When will we learn that all the peoples of the earth are one?

We and our friends from Hiroshima agreed that the shared history of violence and reconciliation between our two peoples places on our shoulders a responsibility to build peace—not only for ourselves, but for all the peoples of the world.

I can tell you this: those of us who witnessed Hiroshima will return to the States ever-more committed to this great cause.

Related Trip Coverage

Hiroshima: Reflections on Reconciliation & Friendship

The Heiwa Peace Pilgrimage delegation began its journey on August 1st and will be visiting with their interfaith partners in Japan for ten days. This guest blog post was composed jointly by three youth pilgrims from All Souls Church Unitarian (Washington, D.C.): Vicky Nier, Aheri Stanford-Asiyo, and James Ploeser. 

“Obama will say, ‘I’m sorry.’ This I hope. I hope…”

These were the words of a Hiroshima resident who approached a member of our group last night. On the eve of the 69th anniversary, his greatest wish was for the US government to finally issue an apology for the atomic bombing of Hiroshima. His English was better than our Japanese, so with the assistance of a smartphone — but without any hint of animosity towards us as Americans — he expressed his opinion with the same warmth and kindness that has repeatedly humbled our group of pilgrims. Motivated by love for humanity rather than a desire for vengeance, all he wanted was an apology.

Sadly, at the top levels of our government no such words have been spoken, no such forgiveness asked. Even so, the people of Hiroshima and of Japan have greeted us with a nearly inexplicable hospitality. Our RKK hosts have outdone themselves at every opportunity to extend offers of friendship and love, demonstrating to us in a most powerful way the capacity — and the responsibility — of everyday people to sow and nurture the seeds of reconciliation.

Our day began fittingly, under a steady downpour making our way to join over 45,000 others in Hiroshima Peace Park for the annual commemoration. Grade school children offered wishes for peace. The Japanese prime minister offered condolences and renewed calls for the elimination of nuclear weapons. Gray and black birds flew overhead, disappearing into the trees that surrounded the rows of endless white folding chairs.

Afterwards, we returned to the Hiroshima Dharma Center of the RKK.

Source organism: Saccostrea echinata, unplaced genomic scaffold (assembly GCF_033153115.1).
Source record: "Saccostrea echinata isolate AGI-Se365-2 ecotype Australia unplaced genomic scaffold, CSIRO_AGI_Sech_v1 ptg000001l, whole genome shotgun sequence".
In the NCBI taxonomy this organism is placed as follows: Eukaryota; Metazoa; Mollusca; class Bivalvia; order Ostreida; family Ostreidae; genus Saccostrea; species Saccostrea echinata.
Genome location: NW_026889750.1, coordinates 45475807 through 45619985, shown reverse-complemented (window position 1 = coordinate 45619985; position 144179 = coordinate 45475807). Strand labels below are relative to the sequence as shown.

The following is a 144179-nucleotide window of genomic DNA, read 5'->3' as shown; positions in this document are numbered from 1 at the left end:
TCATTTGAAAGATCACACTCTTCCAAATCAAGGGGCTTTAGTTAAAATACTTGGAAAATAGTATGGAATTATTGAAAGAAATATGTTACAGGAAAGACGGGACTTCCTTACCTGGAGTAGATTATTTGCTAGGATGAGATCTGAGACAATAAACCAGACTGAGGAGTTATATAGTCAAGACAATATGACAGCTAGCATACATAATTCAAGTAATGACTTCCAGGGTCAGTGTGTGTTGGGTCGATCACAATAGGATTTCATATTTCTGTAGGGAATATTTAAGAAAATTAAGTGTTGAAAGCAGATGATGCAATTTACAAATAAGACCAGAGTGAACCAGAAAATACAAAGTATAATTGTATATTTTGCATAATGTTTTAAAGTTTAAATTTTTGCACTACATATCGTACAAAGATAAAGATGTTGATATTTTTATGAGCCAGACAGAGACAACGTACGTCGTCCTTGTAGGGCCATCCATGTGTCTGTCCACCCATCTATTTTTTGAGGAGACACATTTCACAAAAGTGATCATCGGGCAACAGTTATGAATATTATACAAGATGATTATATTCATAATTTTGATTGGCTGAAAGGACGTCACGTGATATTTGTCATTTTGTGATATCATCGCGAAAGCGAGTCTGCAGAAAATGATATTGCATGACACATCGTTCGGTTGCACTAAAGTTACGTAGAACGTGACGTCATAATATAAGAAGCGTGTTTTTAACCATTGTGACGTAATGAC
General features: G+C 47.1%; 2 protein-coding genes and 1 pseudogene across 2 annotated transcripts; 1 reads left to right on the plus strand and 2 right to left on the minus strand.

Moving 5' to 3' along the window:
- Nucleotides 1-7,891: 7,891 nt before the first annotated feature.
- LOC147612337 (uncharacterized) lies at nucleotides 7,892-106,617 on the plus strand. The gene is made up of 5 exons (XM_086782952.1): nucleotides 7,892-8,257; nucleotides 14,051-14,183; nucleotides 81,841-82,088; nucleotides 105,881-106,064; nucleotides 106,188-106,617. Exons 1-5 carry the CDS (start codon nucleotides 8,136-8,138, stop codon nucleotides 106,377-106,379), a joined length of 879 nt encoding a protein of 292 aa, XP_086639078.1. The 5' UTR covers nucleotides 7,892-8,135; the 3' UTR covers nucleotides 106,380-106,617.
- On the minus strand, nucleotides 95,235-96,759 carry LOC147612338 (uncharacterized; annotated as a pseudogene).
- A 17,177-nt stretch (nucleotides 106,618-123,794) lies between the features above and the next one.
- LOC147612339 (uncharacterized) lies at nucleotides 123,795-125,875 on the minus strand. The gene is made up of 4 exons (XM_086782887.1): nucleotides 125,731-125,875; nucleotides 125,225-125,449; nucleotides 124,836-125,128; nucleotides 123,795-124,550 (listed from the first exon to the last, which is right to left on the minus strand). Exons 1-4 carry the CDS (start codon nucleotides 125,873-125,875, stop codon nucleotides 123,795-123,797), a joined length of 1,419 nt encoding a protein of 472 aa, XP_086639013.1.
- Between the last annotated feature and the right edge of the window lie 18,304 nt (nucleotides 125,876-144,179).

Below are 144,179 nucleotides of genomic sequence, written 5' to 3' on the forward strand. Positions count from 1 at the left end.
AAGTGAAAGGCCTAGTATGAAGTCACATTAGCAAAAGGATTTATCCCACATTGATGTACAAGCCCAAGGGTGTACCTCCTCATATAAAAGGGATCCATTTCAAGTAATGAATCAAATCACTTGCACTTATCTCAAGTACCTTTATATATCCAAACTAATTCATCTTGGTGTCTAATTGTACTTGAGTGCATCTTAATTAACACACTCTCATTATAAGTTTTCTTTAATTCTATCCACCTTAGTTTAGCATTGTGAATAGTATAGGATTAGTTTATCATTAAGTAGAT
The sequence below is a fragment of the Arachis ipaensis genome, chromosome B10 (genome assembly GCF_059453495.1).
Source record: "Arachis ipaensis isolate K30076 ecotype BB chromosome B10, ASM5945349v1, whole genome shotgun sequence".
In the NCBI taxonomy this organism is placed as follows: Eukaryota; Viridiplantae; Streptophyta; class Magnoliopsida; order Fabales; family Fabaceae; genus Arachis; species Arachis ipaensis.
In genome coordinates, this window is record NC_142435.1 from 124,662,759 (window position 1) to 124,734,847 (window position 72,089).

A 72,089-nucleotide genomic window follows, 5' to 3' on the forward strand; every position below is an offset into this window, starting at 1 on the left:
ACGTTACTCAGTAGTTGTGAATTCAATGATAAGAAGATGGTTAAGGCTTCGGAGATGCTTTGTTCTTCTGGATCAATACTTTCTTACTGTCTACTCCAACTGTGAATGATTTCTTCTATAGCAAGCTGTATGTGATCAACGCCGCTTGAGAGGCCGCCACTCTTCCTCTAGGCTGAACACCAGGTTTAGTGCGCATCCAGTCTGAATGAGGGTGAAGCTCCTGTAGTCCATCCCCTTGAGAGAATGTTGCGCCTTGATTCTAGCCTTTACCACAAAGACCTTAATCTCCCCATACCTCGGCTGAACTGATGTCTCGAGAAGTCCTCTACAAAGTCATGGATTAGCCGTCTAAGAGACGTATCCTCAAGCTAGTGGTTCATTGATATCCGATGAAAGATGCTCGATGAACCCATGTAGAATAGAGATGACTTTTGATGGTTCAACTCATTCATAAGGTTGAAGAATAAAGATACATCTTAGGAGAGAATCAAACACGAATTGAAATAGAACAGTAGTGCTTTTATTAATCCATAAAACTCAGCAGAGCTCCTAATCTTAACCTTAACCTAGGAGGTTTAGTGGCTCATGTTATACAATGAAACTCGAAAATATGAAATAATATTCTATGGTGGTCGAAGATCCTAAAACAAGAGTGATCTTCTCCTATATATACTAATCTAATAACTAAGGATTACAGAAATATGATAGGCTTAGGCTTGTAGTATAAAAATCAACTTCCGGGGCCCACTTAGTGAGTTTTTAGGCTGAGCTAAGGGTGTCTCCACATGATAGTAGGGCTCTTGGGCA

We exchanged gifts. We bonded. We made memories. We opened our hearts to one another in friendship. Although at our luncheon tables we spoke little of politics or of the deplorable events of 69 years ago, every word, every bow, every smile, was an offering of peace.

Later in the night the Pilgrims not staying with host families returned to Ground Zero to participate in the floating of lanterns down the river in downtown Hiroshima. The prayers of the Heiwa Peace delegates included:

“May every flower touched by tragedy grow back as beautifully as Hiroshima.”
“May no child, no family, ever face such horror again.”
“May we all live together in peace one day.”
“May all those who suffered here find comfort; may we the living work for an enduring peace”

It’s been moving and powerful and exciting and exhausting and wonderful. Though we cannot pretend to apologize for an entire nation, our work here is sprouting new opportunities for reconciliation and friendship. We are humbled, and grateful to have shared this momentous, beautiful and tragic day with the wonderful people of Hiroshima.


Peacemaking in Partnership


The Heiwa Peace Pilgrimage delegation began its journey on August 1st and will be visiting with their interfaith partners in Japan for ten days. This guest blog post was composed by the All Souls Church Unitarian (Washington, D.C.) Pilgrimage Organizing Team. 

In collaboration with Japanese partners, we at All Souls Church, Unitarian in DC have undertaken an exciting project—Heiwa Peace Pilgrimage—a multigenerational, multicultural, interfaith peace exchange program.

Our congregation has a long history of working for social justice and fighting against oppression. The ties between All Souls and Japan began in 1947 following the dropping of the atomic bombs on Hiroshima and Nagasaki, when the children of All Souls and the students of Honkawa Elementary School (in Hiroshima) responded to the inhumanity of weapons of mass destruction through the beauty of children’s artistic expression. These works reverberate still as evidence of an often-hidden but timeless truth — that hope can triumph over despair.

Stewards of the historic artwork exchanged over 60 years ago, the Hiroshima Children’s Drawings Committee formed at All Souls in 2005. Its mission was to restore and preserve the original portfolio of drawings, as well as to use the drawings, and the story behind them, as a powerful example of peace and reconciliation. In recent years we’ve received visits from Japanese survivors of the bombings (hibakusha), sent a delegation to Honkawa Elementary School to mount an exhibition of the drawings, and assisted in the release of an independent documentary film, Pictures from a Hiroshima Schoolyard.